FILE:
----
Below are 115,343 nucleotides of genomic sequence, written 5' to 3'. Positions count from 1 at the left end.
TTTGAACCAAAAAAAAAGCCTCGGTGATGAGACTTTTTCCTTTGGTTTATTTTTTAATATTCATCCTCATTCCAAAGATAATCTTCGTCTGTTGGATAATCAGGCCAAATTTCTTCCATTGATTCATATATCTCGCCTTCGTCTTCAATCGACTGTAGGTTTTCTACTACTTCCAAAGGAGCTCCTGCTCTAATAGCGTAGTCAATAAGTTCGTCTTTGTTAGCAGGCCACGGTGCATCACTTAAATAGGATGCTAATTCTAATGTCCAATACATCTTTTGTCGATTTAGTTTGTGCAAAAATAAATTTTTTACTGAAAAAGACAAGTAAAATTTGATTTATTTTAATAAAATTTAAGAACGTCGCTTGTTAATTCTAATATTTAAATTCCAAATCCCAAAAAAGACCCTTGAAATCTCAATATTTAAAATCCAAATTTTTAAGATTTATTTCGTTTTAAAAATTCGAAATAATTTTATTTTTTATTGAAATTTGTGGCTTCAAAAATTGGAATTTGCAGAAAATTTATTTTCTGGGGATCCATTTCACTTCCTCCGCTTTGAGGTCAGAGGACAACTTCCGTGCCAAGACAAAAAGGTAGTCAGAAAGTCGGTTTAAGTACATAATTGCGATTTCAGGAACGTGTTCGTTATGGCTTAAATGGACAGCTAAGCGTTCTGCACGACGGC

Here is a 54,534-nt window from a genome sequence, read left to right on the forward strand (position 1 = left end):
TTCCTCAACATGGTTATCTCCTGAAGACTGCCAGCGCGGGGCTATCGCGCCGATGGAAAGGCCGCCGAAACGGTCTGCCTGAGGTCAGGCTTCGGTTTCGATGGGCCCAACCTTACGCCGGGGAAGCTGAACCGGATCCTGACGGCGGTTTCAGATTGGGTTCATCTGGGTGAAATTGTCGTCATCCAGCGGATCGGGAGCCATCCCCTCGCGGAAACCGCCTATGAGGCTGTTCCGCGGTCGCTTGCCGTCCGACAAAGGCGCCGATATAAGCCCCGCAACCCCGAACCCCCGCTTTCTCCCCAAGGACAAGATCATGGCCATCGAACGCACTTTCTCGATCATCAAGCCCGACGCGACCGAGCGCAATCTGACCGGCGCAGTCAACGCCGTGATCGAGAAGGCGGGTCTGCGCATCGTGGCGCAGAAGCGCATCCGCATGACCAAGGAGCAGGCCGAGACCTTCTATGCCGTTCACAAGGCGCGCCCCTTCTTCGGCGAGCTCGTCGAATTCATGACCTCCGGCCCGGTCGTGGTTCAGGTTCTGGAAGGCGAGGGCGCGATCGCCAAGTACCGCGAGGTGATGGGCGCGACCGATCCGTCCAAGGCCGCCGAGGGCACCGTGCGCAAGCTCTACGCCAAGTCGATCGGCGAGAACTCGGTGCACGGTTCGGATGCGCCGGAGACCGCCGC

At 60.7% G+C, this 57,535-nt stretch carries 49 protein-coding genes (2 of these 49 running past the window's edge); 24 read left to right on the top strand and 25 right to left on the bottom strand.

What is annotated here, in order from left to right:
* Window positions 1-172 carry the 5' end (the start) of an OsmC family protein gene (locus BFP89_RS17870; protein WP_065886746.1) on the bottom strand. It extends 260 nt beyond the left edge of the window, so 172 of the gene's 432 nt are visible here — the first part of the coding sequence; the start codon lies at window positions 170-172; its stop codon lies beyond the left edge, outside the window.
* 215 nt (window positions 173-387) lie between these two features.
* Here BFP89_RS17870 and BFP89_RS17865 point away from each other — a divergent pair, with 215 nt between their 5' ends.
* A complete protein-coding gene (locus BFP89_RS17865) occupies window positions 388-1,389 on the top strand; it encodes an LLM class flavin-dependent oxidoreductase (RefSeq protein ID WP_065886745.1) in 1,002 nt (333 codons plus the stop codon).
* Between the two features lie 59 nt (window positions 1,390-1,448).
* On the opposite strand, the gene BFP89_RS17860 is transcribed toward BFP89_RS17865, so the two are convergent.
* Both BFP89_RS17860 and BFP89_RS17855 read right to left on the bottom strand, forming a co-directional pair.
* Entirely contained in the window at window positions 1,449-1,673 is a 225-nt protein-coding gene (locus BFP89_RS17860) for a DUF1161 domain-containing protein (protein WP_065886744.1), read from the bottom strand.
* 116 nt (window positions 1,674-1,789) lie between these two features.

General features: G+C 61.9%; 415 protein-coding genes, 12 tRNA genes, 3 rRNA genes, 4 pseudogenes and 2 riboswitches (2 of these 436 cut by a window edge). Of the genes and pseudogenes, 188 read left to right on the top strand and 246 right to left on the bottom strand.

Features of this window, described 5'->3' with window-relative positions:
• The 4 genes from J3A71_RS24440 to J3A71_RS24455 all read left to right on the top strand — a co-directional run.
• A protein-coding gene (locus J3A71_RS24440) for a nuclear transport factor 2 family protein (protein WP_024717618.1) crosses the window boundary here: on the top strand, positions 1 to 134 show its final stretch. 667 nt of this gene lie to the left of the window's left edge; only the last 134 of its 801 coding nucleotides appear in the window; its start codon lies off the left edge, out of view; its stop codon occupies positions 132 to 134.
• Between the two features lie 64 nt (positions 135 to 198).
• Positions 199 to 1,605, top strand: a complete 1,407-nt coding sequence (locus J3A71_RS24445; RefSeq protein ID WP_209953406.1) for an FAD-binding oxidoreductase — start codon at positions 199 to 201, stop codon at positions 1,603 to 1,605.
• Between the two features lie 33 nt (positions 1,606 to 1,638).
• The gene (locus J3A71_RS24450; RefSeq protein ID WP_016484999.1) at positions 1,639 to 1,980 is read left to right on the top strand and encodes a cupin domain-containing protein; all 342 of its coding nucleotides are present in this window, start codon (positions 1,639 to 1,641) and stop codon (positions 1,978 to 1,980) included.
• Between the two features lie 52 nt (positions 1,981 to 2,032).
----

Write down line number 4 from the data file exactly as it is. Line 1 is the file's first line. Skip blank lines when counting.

TTCCTCAACATGGTTATCTCCTGAAGACTGCCAGCGCGGGGCTATCGCGCCGATGGAAAGGCCGCCGAAACGGTCTGCCTGAGGTCAGGCTTCGGTTTCGATGGGCCCAACCTTACGCCGGGGAAGCTGAACCGGATCCTGACGGCGGTTTCAGATTGGGTTCATCTGGGTGAAATTGTCGTCATCCAGCGGATCGGGAGCCATCCCCTCGCGGAAACCGCCTATGAGGCTGTTCCGCGGTCGCTTGCCGTCCGACAAAGGCGCCGATATAAGCCCCGCAACCCCGAACCCCCGCTTTCTCCCCAAGGACAAGATCATGGCCATCGAACGCACTTTCTCGATCATCAAGCCCGACGCGACCGAGCGCAATCTGACCGGCGCAGTCAACGCCGTGATCGAGAAGGCGGGTCTGCGCATCGTGGCGCAGAAGCGCATCCGCATGACCAAGGAGCAGGCCGAGACCTTCTATGCCGTTCACAAGGCGCGCCCCTTCTTCGGCGAGCTCGTCGAATTCATGACCTCCGGCCCGGTCGTGGTTCAGGTTCTGGAAGGCGAGGGCGCGATCGCCAAGTACCGCGAGGTGATGGGCGCGACCGATCCGTCCAAGGCCGCCGAGGGCACCGTGCGCAAGCTCTACGCCAAGTCGATCGGCGAGAACTCGGTGCACGGTTCGGATGCGCCGGAGACCGCCGC